A collaboration between two Twin Cities culinary kingpins is coming to the North Loop. Soon.

Bellecour chef/owner Gavin Kaysen and pastry chef Diane Moua are launching a temporary iteration of their Wayzata bakery in a portion of the space that Cooks of Crocus Hill uses as a culinary school and retail store.

"We're effectively creating a pop-up," said Kaysen. "The beautiful thing about a pop-up is that if it succeeds, that's great. Then you figure it out for the long run. And if it fails, that's great, too, because then you know before going any further that it wasn't going to work out."

The new enterprise, scheduled to open next week, is at 210 N. 1st St., across the street from Kaysen's Spoon and Stable restaurant.

The project materialized in a relative flash.

"I sent Gavin a text and said, 'If you'd ever like to think about doing a Bellecour expansion, let me know, because we have space,' " said Karl Benson, Cooks of Crocus Hill co-owner. "Two weeks later, we were talking, and it all came together, fast."

Bellecour will occupy the front half of Cooks' retail floor, and a dozen or so diners will be able to sit — with proper social distance, of course — in the space usually reserved for the cooking school. Cooks' retail store will consolidate in the back half of the current store, and classes will continue during Bellecour's off hours. Benson and his spouse and business partner, Marie Dwyer, have also added outdoor seating on the sidewalk.

The two institutions already have a relationship. Bellecour has been providing sweets and breads for Cooks' grab-and-go food operation.

The pastry selection will include croissants, almond croissants, pain au chocolat, ham-and-cheese croissants, kouign-amann, banana bread, cookies and Moua's signature crêpe cake.

"Diane could serve a crêpe cake in the Sahara Desert and people would show up and stand in line," said Kaysen with a laugh. (It's probably true: Moua is one of six pastry chefs in the U.S. nominated for the James Beard Foundation's 2020 Outstanding Pastry Chef award; it's her second nomination. The winner will be announced Sept. 25).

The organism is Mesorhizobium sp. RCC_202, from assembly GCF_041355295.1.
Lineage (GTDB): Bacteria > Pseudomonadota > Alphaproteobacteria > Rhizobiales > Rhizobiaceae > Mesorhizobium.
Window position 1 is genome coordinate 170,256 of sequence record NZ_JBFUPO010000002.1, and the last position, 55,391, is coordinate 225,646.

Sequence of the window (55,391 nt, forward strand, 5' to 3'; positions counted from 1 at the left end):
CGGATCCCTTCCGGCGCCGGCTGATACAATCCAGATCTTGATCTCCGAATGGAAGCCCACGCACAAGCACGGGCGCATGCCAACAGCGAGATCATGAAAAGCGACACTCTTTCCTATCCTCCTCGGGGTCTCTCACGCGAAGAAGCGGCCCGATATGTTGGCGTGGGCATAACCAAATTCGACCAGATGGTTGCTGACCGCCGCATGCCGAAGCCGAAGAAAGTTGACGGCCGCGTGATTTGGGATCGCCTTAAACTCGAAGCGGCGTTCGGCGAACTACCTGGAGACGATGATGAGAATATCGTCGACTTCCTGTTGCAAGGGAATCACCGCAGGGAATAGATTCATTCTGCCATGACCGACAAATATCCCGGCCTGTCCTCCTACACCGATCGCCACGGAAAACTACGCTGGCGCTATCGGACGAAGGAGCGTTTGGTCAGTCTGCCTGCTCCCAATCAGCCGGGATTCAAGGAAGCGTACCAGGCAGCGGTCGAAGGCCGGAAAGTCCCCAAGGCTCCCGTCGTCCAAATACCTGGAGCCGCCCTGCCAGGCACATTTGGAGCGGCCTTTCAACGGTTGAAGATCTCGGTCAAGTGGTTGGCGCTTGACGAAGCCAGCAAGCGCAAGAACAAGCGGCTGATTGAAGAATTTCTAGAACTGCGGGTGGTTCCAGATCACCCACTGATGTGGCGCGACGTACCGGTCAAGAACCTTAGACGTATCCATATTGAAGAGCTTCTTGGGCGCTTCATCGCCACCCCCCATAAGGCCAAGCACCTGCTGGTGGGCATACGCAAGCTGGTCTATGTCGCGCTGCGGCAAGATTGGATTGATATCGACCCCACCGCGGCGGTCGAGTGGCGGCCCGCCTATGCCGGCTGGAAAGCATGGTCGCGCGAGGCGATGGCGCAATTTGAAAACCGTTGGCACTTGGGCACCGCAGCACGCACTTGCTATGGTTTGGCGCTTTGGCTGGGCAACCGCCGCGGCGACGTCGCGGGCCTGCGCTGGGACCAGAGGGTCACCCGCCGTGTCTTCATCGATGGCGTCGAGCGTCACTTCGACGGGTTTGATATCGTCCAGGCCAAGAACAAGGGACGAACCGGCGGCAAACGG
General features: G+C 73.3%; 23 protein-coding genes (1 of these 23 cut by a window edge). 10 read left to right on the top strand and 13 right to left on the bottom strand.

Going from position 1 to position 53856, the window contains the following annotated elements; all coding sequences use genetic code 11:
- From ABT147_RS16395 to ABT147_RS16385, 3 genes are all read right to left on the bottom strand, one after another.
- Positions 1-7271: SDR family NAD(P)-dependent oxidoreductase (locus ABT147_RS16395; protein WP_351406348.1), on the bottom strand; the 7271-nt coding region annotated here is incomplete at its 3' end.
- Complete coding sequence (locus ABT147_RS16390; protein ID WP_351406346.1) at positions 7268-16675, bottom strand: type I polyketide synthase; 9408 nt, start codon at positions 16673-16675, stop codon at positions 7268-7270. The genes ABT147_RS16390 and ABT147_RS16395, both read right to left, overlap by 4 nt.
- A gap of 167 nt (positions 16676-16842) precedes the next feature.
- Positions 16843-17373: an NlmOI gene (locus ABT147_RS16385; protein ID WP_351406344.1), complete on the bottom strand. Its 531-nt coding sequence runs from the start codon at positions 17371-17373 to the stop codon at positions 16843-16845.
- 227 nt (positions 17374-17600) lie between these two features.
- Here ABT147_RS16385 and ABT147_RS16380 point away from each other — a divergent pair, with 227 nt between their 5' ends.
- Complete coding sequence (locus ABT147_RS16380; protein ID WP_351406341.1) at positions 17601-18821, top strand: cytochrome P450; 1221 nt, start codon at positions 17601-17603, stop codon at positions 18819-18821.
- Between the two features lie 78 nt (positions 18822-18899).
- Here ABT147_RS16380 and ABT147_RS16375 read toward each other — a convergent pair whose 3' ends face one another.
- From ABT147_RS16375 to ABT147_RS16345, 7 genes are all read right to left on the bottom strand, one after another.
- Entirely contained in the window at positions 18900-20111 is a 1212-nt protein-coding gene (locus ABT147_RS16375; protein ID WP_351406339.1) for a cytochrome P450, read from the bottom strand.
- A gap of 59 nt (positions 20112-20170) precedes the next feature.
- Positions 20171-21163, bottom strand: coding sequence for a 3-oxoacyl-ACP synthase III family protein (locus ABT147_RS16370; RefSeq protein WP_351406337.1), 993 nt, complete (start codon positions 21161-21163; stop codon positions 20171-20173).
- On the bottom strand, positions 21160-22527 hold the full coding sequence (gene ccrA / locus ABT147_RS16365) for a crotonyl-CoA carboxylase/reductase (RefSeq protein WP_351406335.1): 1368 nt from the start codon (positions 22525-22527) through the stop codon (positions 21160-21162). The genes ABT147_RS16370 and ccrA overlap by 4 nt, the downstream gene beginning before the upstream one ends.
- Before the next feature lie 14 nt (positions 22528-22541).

The savory menu will feature a few sandwiches, a chilled soup (yellow tomato gazpacho), quiche and a kale salad with glazed carrots and roasted almonds. There will be coffee beverages, too.

"We're going to ease into it, listen to the clientele and see if they want something different," said Moua. "We'll see how it goes."

Kaysen said the plan is to run the pop-up through at least December.

"I say that with an asterisk, because we're in such a different time right now, and it's hard to measure any kind of success," he said. "Part of this is that we've gone from creating joy to managing fear. This project is an opportunity to bring some joy back to the neighborhood."

It could certainly use it, given the recent loss of a pair of first-rate North Loop bakery/cafes: the April closing of the Bachelor Farmer and its casual cafe — which was just down the block from Cooks of Crocus Hill — and the May demise of 29-year-old Moose & Sadie's, which had been a located a block around the corner.

"Seeing them close is really sad on so many levels," said Kaysen. "There's really no place to get a coffee, to congregate, in the neighborhood. This seemed like an opportunity for us."

The plan is to open July 13, with hours to be determined.

"We do know that we'll open every day at 7 a.m.," said Kaysen.

Rick Nelson • @RickNelsonStrib